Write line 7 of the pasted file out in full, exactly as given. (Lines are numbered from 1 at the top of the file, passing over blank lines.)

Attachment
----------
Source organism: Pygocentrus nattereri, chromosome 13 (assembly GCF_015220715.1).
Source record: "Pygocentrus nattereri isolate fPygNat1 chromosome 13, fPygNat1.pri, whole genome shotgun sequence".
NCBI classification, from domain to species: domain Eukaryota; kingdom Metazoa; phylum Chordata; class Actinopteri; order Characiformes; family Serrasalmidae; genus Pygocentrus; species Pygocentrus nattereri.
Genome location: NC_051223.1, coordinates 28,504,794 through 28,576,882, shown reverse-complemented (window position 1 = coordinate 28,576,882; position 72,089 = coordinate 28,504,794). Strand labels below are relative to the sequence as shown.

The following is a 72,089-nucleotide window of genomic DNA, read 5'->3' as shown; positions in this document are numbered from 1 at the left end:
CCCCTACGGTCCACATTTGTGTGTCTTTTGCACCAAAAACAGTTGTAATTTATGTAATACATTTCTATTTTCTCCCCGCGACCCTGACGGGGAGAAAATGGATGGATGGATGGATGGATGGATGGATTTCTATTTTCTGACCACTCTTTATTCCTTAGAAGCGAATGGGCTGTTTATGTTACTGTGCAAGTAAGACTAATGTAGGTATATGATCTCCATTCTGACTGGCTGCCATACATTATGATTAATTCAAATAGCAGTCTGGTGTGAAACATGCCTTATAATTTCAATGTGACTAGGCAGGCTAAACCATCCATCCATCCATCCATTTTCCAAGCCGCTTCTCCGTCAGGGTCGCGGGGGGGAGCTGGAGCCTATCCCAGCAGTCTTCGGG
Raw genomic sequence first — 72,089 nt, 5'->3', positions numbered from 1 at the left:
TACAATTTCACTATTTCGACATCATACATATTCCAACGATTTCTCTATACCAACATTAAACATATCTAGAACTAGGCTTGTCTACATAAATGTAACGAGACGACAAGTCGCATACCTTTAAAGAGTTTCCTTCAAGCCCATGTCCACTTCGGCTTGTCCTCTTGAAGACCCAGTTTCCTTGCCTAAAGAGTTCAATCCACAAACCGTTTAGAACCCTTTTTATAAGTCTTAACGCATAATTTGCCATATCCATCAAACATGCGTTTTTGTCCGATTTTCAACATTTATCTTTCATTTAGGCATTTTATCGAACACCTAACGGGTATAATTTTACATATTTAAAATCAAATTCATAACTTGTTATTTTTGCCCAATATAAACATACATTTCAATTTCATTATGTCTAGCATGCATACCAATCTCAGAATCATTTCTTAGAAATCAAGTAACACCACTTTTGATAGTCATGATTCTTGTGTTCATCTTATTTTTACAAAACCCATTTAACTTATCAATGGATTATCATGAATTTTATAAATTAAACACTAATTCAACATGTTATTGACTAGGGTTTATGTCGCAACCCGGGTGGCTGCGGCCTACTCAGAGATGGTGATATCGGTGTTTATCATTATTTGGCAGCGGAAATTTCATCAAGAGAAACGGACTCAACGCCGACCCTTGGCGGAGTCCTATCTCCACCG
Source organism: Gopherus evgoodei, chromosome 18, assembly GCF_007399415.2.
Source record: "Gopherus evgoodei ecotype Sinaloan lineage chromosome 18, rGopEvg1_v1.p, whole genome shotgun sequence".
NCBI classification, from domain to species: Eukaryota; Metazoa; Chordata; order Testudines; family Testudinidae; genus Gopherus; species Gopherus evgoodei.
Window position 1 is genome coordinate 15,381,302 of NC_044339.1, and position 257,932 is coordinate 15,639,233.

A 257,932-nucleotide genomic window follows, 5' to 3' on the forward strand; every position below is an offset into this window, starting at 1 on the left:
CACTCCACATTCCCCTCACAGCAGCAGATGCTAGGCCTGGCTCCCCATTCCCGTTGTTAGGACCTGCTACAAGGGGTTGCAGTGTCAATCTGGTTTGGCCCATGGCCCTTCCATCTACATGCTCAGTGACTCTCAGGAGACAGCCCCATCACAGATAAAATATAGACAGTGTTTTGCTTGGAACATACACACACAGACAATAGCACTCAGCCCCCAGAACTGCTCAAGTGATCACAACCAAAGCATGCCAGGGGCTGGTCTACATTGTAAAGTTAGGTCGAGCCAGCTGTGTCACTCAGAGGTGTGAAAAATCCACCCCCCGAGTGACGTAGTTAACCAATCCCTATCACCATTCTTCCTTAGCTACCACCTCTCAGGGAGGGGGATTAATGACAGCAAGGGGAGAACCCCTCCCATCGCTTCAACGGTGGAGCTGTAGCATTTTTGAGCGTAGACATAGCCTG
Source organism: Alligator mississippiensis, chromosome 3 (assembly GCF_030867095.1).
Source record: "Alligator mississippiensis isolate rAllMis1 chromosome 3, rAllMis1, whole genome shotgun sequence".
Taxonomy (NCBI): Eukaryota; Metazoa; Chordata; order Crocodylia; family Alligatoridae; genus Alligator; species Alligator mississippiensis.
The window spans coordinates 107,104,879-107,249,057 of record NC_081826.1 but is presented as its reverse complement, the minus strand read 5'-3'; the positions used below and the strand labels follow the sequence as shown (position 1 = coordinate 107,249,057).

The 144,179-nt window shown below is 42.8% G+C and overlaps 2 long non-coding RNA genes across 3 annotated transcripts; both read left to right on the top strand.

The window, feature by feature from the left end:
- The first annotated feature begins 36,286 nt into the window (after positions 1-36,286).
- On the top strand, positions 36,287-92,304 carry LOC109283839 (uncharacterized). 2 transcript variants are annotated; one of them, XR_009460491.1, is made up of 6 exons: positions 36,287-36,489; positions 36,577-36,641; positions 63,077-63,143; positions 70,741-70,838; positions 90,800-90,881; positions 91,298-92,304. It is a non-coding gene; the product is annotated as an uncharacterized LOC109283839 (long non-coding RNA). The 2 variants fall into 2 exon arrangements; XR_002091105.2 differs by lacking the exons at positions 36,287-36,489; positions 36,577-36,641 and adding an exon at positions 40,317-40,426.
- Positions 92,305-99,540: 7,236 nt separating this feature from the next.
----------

Raw genomic sequence first — 72,089 nt, 5'->3', positions numbered from 1 at the left: